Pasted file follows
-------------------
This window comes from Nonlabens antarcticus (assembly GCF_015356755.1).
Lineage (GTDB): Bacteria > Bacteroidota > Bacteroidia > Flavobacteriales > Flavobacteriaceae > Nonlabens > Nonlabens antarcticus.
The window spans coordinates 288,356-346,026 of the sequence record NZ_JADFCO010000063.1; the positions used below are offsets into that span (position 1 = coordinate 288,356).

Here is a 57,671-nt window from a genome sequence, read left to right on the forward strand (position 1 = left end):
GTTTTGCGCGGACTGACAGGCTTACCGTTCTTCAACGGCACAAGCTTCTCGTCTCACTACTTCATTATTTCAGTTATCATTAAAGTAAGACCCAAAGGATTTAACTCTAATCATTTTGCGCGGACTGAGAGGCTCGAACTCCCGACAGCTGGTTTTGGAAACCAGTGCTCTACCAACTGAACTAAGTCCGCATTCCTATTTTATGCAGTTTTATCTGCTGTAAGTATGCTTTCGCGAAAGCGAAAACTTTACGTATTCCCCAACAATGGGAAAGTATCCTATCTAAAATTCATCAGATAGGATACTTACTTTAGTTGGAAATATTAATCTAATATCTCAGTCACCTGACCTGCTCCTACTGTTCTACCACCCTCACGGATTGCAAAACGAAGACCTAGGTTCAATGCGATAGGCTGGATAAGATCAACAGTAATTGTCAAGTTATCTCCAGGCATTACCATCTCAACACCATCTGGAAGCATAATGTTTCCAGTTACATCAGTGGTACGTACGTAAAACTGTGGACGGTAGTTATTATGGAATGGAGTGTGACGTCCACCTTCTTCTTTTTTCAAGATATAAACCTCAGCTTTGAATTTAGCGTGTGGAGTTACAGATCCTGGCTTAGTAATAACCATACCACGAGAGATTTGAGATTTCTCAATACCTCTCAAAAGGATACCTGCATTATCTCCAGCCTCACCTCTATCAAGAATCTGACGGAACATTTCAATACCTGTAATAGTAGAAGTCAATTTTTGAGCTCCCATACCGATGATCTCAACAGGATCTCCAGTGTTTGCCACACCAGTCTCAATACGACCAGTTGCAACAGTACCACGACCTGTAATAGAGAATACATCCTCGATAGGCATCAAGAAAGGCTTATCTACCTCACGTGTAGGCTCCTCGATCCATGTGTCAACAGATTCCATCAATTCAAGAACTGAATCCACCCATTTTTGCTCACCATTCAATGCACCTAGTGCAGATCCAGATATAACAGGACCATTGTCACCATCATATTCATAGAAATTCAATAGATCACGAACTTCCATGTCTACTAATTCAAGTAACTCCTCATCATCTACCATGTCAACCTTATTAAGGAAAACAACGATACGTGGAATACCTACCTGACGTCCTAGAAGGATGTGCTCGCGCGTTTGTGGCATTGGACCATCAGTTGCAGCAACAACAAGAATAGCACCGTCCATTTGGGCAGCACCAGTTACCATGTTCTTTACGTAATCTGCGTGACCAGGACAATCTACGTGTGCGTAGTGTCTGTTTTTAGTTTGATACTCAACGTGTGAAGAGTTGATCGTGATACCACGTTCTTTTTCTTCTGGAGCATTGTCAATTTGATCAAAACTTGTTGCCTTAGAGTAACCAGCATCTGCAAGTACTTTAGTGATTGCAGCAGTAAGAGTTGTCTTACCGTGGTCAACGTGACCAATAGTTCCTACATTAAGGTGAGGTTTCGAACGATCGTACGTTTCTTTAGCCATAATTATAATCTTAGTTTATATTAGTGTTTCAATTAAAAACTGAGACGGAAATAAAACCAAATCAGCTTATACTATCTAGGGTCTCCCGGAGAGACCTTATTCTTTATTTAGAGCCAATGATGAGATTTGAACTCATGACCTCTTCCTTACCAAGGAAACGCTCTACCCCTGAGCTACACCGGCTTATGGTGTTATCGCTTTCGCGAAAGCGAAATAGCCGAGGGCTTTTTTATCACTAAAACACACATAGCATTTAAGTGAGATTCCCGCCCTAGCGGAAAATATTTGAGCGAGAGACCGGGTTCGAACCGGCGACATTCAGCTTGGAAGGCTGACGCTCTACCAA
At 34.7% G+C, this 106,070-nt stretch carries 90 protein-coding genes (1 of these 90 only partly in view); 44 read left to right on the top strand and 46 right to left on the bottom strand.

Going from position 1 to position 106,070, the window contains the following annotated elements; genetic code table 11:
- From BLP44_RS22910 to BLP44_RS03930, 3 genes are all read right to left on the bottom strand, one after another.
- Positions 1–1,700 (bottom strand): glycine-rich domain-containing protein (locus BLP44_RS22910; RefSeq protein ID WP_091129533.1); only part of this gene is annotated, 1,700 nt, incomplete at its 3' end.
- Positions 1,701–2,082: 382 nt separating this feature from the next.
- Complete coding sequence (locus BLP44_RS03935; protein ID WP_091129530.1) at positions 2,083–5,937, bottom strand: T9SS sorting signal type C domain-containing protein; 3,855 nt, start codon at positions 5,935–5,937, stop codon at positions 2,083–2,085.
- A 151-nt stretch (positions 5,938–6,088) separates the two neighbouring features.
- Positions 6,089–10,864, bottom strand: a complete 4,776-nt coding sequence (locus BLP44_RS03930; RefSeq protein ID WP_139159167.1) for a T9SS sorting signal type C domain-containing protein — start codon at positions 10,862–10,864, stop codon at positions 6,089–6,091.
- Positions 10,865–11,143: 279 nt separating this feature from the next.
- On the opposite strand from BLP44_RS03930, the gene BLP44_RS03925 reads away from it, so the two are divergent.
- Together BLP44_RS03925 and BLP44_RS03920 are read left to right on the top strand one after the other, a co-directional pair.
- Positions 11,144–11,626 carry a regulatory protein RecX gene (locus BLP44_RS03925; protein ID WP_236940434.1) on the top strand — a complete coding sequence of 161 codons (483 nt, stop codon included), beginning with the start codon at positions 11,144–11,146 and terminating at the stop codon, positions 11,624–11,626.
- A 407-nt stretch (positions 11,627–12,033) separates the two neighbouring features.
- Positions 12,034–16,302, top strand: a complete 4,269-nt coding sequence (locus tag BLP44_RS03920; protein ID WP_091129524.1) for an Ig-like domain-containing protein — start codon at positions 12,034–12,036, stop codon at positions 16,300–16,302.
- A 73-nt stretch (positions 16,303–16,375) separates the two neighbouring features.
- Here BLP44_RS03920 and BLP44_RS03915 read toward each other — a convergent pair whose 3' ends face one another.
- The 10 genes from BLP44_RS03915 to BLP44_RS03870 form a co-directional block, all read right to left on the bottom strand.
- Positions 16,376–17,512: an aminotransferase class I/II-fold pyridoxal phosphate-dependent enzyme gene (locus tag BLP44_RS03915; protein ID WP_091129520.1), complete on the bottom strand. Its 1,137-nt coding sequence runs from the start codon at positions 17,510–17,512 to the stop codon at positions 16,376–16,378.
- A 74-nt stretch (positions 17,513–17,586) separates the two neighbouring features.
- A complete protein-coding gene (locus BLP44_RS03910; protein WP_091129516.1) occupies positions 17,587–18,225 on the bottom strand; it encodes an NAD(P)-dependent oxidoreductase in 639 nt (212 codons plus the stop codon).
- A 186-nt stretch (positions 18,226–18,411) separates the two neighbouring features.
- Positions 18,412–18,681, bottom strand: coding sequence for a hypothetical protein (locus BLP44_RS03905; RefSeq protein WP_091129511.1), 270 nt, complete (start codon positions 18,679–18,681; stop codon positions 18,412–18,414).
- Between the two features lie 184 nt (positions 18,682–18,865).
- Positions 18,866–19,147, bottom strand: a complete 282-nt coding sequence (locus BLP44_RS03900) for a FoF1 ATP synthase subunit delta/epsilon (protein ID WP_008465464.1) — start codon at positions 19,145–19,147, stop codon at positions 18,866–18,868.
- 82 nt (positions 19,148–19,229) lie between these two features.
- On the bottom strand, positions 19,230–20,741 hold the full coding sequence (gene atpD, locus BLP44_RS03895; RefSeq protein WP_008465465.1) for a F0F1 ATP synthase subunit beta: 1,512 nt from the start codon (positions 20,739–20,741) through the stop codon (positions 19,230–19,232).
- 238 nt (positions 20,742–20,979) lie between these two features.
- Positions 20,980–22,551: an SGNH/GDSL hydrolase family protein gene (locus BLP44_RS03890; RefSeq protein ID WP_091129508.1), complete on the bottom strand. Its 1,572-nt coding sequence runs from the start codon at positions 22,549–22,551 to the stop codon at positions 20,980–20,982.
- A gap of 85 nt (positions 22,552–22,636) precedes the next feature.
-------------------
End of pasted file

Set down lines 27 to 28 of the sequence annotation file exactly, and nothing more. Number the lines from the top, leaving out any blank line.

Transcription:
- Positions 18,412–18,681, bottom strand: coding sequence for a hypothetical protein (locus BLP44_RS03905; RefSeq protein WP_091129511.1), 270 nt, complete (start codon positions 18,679–18,681; stop codon positions 18,412–18,414).
- Between the two features lie 184 nt (positions 18,682–18,865).